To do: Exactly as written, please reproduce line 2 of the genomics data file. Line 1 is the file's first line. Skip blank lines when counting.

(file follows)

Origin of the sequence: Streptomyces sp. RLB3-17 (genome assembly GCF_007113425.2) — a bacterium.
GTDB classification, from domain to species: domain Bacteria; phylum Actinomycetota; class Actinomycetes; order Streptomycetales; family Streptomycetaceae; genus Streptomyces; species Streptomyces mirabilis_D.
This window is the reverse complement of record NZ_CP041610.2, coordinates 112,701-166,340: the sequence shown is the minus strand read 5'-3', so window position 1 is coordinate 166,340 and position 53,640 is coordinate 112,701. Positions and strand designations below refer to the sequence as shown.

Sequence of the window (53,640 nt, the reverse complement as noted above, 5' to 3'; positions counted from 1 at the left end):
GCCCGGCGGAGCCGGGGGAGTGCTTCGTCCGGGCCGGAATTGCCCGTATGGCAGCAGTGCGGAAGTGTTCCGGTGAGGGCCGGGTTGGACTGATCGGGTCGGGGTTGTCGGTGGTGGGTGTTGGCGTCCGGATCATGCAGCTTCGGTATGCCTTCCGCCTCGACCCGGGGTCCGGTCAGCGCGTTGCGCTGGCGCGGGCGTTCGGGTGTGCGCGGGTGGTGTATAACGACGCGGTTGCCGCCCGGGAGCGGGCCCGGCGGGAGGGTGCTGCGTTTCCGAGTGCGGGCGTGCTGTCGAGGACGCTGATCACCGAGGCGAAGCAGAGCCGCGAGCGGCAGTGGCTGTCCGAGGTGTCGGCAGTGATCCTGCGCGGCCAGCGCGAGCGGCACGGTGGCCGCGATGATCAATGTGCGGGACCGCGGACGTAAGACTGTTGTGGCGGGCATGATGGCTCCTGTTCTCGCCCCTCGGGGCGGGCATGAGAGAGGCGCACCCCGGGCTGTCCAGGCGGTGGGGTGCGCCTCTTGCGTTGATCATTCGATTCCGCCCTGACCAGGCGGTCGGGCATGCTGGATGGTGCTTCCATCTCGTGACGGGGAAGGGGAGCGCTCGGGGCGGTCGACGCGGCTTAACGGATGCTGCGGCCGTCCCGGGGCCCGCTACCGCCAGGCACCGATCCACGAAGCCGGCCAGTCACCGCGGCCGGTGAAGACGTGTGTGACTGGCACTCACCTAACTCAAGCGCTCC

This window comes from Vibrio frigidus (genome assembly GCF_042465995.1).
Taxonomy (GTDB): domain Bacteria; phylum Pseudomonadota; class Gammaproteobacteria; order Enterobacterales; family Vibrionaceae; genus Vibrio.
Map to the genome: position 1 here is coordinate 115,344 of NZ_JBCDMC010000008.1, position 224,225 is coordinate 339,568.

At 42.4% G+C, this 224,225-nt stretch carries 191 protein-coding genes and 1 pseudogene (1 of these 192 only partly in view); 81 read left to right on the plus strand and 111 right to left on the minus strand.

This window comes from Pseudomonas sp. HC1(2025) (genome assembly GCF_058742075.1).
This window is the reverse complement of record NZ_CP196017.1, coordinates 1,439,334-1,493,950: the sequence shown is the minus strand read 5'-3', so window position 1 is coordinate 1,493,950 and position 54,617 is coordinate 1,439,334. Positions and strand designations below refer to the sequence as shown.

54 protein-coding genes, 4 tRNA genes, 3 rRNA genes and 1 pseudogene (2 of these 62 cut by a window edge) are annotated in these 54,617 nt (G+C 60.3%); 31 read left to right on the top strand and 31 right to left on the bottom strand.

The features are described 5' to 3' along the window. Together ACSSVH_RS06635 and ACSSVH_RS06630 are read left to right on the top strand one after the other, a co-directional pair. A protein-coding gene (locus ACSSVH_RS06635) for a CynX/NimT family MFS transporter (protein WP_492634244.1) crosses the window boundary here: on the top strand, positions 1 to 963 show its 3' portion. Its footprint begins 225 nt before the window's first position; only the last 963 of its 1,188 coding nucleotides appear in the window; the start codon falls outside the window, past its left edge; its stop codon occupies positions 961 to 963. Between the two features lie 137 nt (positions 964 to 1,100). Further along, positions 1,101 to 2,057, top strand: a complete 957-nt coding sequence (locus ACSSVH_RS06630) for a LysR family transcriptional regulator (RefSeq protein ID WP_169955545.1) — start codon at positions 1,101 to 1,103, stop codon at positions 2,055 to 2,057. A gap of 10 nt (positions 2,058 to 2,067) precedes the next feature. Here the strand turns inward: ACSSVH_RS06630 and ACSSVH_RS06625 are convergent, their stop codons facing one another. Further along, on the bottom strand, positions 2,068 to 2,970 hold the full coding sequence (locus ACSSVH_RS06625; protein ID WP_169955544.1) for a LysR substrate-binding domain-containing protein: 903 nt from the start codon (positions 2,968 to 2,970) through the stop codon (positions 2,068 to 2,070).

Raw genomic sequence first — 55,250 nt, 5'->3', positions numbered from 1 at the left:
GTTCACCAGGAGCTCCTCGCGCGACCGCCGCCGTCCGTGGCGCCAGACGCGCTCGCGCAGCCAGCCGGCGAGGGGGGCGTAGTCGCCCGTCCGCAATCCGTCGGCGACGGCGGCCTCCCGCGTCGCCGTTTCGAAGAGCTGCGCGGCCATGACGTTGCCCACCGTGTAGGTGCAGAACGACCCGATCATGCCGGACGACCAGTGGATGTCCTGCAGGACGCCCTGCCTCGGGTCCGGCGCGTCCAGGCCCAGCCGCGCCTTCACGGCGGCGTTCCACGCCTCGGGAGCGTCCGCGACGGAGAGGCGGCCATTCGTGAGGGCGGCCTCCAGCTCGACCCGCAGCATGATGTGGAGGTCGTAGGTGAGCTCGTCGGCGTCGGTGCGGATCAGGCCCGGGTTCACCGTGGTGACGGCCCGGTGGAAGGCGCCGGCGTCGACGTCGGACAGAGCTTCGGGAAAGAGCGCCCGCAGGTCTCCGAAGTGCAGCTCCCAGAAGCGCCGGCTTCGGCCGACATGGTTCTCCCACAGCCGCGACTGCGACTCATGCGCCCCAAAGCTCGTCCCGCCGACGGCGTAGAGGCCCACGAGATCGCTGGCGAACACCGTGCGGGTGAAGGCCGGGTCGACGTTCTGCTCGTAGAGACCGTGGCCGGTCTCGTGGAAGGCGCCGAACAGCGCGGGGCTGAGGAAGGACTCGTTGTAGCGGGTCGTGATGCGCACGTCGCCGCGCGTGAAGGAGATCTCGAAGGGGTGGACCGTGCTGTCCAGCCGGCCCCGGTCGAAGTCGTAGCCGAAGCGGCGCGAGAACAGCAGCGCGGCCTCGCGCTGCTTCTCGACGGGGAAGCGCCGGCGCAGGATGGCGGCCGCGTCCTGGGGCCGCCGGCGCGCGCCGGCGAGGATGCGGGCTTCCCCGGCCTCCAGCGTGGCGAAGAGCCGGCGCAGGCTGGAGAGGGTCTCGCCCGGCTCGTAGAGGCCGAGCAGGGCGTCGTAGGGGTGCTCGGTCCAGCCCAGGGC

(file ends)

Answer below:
GTDB classification, from domain to species: domain Bacteria; phylum Actinomycetota; class Actinomycetes; order Streptomycetales; family Streptomycetaceae; genus Streptomyces; species Streptomyces mirabilis_D.